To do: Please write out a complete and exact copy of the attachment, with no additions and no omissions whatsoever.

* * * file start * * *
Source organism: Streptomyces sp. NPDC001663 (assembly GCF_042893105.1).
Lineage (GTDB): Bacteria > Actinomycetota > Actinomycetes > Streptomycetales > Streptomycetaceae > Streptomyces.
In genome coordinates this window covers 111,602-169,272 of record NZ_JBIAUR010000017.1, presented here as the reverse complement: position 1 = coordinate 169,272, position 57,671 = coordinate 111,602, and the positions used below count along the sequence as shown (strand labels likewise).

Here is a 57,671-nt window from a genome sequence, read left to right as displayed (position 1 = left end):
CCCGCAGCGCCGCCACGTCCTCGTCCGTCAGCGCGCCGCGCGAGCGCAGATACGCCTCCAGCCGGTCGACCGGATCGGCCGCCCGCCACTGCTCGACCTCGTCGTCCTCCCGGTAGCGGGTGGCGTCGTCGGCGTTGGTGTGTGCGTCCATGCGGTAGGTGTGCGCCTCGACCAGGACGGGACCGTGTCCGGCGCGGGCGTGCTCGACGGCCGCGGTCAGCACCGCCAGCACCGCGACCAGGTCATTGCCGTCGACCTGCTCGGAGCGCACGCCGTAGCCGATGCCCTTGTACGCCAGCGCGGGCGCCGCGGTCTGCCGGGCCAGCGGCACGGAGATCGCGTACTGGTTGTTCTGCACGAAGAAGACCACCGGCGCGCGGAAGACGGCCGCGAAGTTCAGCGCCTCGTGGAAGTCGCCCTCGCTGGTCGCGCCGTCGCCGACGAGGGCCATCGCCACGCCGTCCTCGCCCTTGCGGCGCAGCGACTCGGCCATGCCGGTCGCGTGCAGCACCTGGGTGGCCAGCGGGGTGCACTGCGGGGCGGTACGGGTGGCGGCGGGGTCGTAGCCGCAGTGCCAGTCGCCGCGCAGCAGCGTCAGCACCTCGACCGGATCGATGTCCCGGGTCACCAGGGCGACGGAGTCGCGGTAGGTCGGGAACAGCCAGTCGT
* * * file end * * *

Source organism: Streptomyces sp. NPDC001663 (assembly GCF_042893105.1).
Lineage (GTDB): Bacteria > Actinomycetota > Actinomycetes > Streptomycetales > Streptomycetaceae > Streptomyces.
In genome coordinates this window covers 111,602-169,272 of record NZ_JBIAUR010000017.1, presented here as the reverse complement: position 1 = coordinate 169,272, position 57,671 = coordinate 111,602, and the positions used below count along the sequence as shown (strand labels likewise).

Here is a 57,671-nt window from a genome sequence, read left to right as displayed (position 1 = left end):
CCCGCAGCGCCGCCACGTCCTCGTCCGTCAGCGCGCCGCGCGAGCGCAGATACGCCTCCAGCCGGTCGACCGGATCGGCCGCCCGCCACTGCTCGACCTCGTCGTCCTCCCGGTAGCGGGTGGCGTCGTCGGCGTTGGTGTGTGCGTCCATGCGGTAGGTGTGCGCCTCGACCAGGACGGGACCGTGTCCGGCGCGGGCGTGCTCGACGGCCGCGGTCAGCACCGCCAGCACCGCGACCAGGTCATTGCCGTCGACCTGCTCGGAGCGCACGCCGTAGCCGATGCCCTTGTACGCCAGCGCGGGCGCCGCGGTCTGCCGGGCCAGCGGCACGGAGATCGCGTACTGGTTGTTCTGCACGAAGAAGACCACCGGCGCGCGGAAGACGGCCGCGAAGTTCAGCGCCTCGTGGAAGTCGCCCTCGCTGGTCGCGCCGTCGCCGACGAGGGCCATCGCCACGCCGTCCTCGCCCTTGCGGCGCAGCGACTCGGCCATGCCGGTCGCGTGCAGCACCTGGGTGGCCAGCGGGGTGCACTGCGGGGCGGTACGGGTGGCGGCGGGGTCGTAGCCGCAGTGCCAGTCGCCGCGCAGCAGCGTCAGCACCTCGACCGGATCGATGTCCCGGGTCACCAGGGCGACGGAGTCGCGGTAGGTCGGGAACAGCCAGTCGT